Evansville fix may divert federal funds
By BRADEN LAMMERS Braden.Lammers@newsandtribune.com
SELLERSBURG — Clark County will have to come up with additional funding to complete its runway expansion project due to a change in federal funding levels.
The change was discussed at the Clark County Board of Aviation Commissioners meeting Wednesday that the county’s match for the runway expansion project at Clark Regional Airport has jumped from 3.75 percent to 7.5 percent.
An increase in the local match required was a result of the reauthorization of a $63.6 billion funding bill for the Federal Aviation Administration last week. The legislation funds the FAA through 2015, but cut the federal contribution to projects from 95 percent down to 90 percent.
As a result, the local match increased from 3.75 percent to 7.5 percent and the Indiana Department of Transportation’s contribution jumped from 1.25 percent to 2.5 percent.
The FAA has already given the airport an $11 million grant to lengthen the runway to a total of 7,000 feet.
The change effectively increases the county’s total cost, but the members of the air board said they still feel like the return on their investment is extremely beneficial to the county.
“You’re getting $4 million from the FAA and it’s going to cost you $200,000 … where else can you get [that],” asked board member Alan Conner, referring to the first phase of the project.
Board President Ron Barnes agreed and added the figures do not include the added benefit the economic drivers will be able to produce as a result of the airport’s expansion.
The first effects will be felt on the 2012 portion of the project, the relocation of Bean Road.
Mike Harris, engineer with Jacobi, Toombs and Lanz, Inc., said the relocation of the road is expected to be awarded March 9. The road, which sits at the end of the runway, must be relocated to allow for the runway’s eventual extension.
According to the Capital Improvement Plan, the cost of the first portion of the project that includes the road relocation along with additional pieces of work is $3.99 million. The local match totals $299,519.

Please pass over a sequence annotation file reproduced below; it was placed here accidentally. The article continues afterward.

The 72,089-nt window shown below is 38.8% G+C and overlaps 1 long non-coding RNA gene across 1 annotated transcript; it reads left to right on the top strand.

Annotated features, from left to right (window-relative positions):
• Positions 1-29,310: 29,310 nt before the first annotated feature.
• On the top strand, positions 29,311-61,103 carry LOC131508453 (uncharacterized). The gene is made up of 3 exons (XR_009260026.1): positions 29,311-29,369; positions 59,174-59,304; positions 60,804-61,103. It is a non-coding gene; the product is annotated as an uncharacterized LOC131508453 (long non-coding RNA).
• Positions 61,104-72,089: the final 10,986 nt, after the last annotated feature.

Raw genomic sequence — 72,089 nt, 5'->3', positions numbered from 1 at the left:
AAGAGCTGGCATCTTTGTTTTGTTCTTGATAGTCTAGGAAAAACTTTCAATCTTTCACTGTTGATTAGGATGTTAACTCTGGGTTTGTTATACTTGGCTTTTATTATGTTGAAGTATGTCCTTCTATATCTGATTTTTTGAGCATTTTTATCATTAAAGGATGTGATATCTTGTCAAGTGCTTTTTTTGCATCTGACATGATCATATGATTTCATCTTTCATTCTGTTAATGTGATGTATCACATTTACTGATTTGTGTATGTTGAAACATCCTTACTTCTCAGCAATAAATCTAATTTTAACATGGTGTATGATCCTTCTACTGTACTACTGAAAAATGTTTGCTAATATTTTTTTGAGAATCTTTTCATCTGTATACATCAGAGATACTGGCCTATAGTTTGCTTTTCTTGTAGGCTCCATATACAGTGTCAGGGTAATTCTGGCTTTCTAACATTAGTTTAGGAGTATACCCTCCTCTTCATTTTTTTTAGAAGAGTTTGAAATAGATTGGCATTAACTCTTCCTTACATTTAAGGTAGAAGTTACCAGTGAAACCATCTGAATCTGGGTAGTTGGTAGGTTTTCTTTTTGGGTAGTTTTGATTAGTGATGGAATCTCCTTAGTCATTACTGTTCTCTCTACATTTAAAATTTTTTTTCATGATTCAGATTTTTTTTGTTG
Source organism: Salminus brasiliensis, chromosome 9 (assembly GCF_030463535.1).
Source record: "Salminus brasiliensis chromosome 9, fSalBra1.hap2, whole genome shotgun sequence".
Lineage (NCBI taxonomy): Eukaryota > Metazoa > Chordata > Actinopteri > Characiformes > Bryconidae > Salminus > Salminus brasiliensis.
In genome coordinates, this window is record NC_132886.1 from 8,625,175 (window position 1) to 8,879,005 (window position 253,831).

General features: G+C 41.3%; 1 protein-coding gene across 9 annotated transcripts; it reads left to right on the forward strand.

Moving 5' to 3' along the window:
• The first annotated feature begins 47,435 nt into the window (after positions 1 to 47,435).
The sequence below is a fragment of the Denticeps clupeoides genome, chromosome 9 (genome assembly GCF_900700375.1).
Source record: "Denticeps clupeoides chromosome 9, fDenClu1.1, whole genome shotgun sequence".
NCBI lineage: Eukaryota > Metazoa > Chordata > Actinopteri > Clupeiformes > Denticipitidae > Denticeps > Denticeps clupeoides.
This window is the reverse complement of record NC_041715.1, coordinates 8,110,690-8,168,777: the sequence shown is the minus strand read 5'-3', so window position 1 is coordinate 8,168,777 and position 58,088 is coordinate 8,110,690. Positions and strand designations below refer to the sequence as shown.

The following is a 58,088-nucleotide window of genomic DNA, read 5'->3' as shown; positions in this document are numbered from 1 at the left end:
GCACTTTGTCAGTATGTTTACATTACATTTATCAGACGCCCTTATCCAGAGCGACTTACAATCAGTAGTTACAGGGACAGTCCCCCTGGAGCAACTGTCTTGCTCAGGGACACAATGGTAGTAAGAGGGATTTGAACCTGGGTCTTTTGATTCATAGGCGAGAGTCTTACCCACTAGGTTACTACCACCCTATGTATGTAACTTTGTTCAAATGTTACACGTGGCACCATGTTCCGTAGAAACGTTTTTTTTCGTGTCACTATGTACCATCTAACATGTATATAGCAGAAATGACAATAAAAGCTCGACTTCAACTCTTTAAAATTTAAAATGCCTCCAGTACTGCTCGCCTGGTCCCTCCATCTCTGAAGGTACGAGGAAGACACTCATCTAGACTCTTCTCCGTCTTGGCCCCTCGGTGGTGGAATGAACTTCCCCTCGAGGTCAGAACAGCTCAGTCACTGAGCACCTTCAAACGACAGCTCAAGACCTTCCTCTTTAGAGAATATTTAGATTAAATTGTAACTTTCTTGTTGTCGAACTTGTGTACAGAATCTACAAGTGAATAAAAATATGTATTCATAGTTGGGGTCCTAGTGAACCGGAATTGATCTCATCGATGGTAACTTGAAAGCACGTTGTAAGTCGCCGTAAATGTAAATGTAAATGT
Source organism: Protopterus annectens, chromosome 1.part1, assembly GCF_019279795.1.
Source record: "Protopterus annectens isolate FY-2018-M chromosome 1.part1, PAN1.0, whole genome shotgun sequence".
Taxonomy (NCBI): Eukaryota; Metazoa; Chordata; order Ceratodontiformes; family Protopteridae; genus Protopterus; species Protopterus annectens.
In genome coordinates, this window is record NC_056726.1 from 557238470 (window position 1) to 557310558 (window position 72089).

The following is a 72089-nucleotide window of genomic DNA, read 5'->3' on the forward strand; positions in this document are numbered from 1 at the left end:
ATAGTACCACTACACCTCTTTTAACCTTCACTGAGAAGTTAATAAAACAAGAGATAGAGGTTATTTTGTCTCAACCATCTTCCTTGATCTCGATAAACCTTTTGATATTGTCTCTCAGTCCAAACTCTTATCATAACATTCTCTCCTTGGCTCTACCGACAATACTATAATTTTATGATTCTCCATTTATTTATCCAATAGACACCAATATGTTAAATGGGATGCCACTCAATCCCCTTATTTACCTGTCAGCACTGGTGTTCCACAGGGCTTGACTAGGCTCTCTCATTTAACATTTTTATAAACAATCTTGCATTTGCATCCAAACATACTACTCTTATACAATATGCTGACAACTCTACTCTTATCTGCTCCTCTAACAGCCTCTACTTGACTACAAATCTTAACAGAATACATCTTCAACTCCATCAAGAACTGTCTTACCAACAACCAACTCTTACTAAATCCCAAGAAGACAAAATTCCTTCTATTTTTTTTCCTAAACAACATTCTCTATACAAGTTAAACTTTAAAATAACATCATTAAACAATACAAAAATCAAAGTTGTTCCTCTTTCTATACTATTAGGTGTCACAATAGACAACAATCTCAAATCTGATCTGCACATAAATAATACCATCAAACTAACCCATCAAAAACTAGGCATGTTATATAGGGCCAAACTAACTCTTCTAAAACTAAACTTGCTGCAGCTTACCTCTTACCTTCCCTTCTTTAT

However, the expectation is that only a portion of the funds to complete that portion of the project will be received.
Harris said he anticipates about $1.5 million grants, which will go to pay for the road relocation work.
“The idea is that we bid the whole thing, we’re going to build this center section … that gives us time to get the grant for the rest of the project, hopefully,” he said.
The center section Harris referred to is to construct only a portion of the road and based on the $1.5 million in grant funding the county’s match would total $112,500.
A lower amount of funding designated, and a higher county match, are not the only hurdles the air board will have to clear.
Airport Manager Melodee McNames said two properties must still be acquired in order to begin the relocation project. She added the grant funding has already been received to pay for the properties, but an appraised value of the land has yet to be determined.
Another airport project, in Evansville, may also impact Clark Regional Airport’s expansion plans.
According to a report in the Evansville Courier Press, the Evansville Regional Airport was set to receive grant funding last year to begin work to relocate the airport’s runway in order to bring it into compliance with FAA safety regulations. The project is set to begin this year and will receive a $18 million in FAA grant to pay for the runway fix.
Because there is a limited amount of funds, money may be diverted away from other projects in the state including Clark Regional Airport to pay for Evanville’s runway.
“They were taking money away from people last year too, to send money over to Evansville,” McNames said, referring to the FAA.
She said the expectation is it will happen again this year, but she is not sure how much funding will be diverted.
But a delay in the project may again provide a benefit to the air board.
“It’s probably a blessing that we’re delayed a little bit, if we’re at 7.5 percent, so we have a chance to get there,” Barnes said.
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